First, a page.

Physiological and Therapeutic Considerations of Singing
May 01, 2019 03:51PM
● By Sarah Evans
In 1925, Dr. Eugene Kolisko came to know Valborg Werbeck-Svardstrom’s Uncovering the Voice school of singing. He was amazed to find that this process for singing and its practical exercises were in accordance with Rudolf Steiner’s threefoldness of the human organization. This gave him the key to how human artistic activity can be understood on a physiological basis.
Kolisko found Werbeck-Svardstrom’s singing method to be created from a purely artistic sensibility, and yet it was in complete harmony with the physiological facts he had come to recognize as correct. He then strove to live this method by taking private lessons, classes and observing numerous other students.
Kolisko discovered that in this school, singing is regarded as coming from the entire human being and not produced from single physical organs, it lives in every human being and can only be prevented from appearing by physical hindrances. Therefore, this kind of singing not only has artistic forces, but also therapeutic. He confirmed again and again that if artistic capabilities were cultivated in the right way, ideas of inferiority (leading to illnesses) and atrophy of all kinds are healed.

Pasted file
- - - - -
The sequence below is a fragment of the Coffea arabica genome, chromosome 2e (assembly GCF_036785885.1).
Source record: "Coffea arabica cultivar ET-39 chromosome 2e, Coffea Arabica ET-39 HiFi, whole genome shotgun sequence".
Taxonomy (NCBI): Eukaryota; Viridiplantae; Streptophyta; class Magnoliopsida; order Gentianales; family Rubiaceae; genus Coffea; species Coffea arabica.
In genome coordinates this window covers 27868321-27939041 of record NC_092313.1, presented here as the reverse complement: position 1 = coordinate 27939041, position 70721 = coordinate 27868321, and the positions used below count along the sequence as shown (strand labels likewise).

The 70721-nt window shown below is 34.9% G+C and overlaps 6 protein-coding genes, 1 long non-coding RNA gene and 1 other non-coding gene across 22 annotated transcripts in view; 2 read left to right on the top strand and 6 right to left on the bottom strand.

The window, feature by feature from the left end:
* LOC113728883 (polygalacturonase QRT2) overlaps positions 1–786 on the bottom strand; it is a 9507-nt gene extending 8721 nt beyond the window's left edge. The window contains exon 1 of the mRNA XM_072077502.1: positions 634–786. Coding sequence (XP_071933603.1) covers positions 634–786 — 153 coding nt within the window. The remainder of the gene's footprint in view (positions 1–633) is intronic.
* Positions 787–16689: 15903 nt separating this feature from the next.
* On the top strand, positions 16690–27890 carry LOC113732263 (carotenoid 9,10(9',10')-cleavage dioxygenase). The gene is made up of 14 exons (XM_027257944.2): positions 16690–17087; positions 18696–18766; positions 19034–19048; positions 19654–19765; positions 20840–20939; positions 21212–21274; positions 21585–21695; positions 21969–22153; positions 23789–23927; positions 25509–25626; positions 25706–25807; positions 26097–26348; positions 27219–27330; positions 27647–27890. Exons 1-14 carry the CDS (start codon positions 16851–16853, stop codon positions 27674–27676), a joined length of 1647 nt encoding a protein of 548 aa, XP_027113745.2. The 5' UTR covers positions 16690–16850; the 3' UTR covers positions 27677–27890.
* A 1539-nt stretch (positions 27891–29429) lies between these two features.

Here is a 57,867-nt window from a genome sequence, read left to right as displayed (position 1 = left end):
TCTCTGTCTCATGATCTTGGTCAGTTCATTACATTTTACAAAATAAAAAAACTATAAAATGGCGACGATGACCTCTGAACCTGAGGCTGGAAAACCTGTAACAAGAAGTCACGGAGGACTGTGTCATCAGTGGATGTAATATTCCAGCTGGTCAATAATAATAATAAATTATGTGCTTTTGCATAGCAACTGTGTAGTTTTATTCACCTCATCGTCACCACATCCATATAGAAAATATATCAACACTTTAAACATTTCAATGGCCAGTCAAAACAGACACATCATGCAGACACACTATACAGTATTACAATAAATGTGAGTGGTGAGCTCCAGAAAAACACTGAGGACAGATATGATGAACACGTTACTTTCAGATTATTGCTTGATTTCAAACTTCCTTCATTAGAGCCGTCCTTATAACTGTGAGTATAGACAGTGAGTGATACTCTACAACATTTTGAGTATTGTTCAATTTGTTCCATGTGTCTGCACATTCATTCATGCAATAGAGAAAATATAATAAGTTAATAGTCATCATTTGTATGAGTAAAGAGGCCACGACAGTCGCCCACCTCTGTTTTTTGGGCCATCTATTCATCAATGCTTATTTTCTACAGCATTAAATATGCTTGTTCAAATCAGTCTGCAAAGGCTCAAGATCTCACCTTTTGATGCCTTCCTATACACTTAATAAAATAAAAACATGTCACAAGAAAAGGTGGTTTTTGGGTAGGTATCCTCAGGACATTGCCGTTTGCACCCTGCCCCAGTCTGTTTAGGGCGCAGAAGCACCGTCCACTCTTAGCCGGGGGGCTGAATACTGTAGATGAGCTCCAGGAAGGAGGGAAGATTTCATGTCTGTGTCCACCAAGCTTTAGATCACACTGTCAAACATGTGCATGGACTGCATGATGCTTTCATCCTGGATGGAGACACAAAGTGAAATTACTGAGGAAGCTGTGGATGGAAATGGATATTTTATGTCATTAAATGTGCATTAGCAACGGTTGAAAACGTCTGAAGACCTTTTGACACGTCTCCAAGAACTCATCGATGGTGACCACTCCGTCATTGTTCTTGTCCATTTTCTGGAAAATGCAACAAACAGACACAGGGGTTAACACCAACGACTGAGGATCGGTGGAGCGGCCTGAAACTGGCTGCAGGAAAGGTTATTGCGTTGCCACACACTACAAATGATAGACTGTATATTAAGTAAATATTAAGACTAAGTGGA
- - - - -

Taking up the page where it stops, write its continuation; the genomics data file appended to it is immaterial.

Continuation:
Through his own research, practice and treatments, Kolisko found that the singing exercises had a healing effect on respiratory and throat disorders. Werbeck-Svardstrom had already noticed changes in her many years of teaching, and together they developed a kind of “curative singing”. They achieved satisfactory results with asthma, stuttering, language learning difficulties and poor hearing in children, as well as disturbances in the throat, pharynx and nasal cavities.
The School for Speech in Song, established by Sarah Evans, is inspired by Frau Werbeck’s School of Uncovering the Voice and shares the exercises for our healing and joy. Connect at 520-661-6666 or [email protected].